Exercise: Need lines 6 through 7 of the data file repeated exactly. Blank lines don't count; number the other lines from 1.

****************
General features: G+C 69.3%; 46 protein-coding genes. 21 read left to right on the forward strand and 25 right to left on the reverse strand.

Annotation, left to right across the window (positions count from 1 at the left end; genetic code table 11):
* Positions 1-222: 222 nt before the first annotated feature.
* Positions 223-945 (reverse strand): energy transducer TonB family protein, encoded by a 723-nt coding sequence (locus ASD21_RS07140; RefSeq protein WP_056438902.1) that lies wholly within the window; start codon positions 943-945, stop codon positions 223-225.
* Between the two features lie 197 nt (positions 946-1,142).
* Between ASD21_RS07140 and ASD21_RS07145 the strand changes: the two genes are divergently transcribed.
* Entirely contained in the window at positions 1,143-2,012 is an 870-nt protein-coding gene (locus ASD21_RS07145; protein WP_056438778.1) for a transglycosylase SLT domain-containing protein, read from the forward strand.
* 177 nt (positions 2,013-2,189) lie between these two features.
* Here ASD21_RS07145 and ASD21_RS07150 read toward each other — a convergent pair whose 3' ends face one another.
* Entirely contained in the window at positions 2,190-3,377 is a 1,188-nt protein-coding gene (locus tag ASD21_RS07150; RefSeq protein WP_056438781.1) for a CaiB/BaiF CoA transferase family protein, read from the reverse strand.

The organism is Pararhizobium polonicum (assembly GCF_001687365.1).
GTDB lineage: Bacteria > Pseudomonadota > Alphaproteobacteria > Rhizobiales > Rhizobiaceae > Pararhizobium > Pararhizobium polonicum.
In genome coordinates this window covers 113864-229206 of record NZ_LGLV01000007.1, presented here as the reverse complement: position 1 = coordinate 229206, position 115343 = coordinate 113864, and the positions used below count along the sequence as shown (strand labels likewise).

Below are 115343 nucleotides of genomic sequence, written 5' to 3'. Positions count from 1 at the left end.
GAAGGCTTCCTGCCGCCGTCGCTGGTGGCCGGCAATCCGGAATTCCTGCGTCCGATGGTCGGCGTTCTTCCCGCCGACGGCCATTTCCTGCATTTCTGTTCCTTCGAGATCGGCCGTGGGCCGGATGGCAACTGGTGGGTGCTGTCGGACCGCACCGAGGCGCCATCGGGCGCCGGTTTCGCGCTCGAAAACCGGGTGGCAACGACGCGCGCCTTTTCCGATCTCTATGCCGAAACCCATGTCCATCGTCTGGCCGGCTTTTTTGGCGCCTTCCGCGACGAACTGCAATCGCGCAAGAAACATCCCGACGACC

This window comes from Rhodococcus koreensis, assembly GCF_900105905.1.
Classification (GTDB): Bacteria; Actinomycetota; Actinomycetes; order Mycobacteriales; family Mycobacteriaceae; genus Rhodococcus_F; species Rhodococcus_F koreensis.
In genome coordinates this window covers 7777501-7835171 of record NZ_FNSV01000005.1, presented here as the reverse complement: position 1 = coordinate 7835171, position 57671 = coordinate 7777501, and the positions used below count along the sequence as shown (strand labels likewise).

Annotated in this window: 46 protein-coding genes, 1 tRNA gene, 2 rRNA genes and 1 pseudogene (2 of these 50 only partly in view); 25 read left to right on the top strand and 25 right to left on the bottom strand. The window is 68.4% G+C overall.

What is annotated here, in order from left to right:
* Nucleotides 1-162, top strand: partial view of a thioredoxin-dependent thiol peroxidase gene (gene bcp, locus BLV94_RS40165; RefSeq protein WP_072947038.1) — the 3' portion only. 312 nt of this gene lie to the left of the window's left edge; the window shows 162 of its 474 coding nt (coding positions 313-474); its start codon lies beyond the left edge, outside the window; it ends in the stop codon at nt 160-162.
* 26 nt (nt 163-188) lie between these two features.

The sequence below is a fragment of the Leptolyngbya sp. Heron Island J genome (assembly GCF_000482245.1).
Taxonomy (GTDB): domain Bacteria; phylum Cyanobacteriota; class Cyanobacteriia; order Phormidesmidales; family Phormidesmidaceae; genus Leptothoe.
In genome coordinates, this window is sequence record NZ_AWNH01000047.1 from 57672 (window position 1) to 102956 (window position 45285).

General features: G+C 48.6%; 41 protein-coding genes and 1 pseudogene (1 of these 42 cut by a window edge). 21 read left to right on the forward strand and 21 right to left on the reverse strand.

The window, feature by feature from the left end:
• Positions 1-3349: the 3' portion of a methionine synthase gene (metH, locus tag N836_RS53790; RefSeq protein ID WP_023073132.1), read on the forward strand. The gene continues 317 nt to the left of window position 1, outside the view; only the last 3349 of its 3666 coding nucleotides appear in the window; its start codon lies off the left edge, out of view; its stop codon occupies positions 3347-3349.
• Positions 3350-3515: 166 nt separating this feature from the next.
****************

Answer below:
* Between ASD21_RS07140 and ASD21_RS07145 the strand changes: the two genes are divergently transcribed.
* Entirely contained in the window at positions 1,143-2,012 is an 870-nt protein-coding gene (locus ASD21_RS07145; protein WP_056438778.1) for a transglycosylase SLT domain-containing protein, read from the forward strand.